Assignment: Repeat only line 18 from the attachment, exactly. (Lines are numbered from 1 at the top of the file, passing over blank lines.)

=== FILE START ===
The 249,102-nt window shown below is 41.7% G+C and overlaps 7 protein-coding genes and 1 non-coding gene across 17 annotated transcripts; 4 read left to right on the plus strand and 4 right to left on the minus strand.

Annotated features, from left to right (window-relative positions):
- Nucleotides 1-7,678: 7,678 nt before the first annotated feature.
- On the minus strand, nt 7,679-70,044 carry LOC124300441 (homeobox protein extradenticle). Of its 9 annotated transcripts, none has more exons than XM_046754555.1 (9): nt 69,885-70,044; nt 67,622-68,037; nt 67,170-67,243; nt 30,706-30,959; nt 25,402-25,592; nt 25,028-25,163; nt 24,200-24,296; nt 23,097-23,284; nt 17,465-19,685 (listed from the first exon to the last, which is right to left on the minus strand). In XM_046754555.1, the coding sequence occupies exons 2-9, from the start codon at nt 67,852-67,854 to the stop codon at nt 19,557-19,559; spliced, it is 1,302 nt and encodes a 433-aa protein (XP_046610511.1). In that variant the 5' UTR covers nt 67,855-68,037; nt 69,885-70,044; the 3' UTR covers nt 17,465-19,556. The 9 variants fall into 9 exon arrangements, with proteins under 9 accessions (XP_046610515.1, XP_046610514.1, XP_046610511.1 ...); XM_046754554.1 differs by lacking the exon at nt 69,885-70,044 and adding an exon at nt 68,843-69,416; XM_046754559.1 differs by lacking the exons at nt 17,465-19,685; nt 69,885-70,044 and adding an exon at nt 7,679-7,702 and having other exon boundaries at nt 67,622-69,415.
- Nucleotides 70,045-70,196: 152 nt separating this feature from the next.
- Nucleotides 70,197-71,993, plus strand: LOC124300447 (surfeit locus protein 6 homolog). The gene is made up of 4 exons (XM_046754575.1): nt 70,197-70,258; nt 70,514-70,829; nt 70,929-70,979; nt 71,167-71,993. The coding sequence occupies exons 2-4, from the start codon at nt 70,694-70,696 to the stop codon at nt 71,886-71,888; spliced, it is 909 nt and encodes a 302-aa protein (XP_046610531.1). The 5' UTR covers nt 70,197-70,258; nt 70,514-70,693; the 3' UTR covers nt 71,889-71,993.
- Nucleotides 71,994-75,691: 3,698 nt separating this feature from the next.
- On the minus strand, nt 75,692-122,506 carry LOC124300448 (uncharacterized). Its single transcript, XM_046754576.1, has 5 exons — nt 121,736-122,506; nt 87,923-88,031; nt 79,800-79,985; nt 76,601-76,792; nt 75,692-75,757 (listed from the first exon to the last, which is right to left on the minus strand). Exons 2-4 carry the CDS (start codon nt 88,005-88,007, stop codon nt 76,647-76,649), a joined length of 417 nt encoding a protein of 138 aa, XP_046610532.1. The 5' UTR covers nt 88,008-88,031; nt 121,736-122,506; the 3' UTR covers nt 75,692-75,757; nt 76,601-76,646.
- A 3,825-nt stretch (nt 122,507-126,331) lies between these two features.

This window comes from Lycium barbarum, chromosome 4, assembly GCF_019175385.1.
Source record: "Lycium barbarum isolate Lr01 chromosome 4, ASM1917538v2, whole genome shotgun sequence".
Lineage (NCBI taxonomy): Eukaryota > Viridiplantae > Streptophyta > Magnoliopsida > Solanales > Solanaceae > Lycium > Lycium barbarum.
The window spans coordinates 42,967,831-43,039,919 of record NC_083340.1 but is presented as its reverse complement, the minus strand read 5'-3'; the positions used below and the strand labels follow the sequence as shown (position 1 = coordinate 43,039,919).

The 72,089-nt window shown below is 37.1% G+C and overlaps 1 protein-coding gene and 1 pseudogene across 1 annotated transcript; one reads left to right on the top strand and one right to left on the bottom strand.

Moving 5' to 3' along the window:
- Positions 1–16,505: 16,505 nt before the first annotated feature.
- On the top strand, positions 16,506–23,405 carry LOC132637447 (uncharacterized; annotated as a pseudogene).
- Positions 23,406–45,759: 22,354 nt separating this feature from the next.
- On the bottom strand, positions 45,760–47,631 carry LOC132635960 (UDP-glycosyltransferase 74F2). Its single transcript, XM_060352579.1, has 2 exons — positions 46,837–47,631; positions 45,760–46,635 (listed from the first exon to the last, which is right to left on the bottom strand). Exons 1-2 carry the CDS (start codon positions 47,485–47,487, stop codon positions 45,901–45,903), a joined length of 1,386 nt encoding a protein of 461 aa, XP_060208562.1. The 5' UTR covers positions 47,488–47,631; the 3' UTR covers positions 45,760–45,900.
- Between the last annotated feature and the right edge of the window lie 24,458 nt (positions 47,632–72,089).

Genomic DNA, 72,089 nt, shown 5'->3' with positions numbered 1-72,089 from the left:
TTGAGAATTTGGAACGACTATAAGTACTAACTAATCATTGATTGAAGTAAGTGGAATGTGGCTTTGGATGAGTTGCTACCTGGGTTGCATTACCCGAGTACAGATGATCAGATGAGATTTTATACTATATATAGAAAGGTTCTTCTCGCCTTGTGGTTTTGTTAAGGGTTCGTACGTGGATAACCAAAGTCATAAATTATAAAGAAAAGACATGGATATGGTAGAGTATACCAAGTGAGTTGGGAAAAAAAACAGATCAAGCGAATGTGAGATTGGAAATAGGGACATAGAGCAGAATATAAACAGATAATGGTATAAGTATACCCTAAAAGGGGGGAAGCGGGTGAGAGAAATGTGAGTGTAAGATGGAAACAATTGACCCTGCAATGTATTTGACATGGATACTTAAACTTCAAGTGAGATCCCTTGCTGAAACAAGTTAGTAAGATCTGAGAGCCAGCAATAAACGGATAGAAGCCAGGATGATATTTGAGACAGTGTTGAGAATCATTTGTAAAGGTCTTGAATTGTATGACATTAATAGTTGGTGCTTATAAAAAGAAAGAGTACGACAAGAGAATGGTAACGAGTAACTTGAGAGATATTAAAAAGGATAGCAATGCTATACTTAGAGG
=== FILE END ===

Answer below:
- Positions 23,406–45,759: 22,354 nt separating this feature from the next.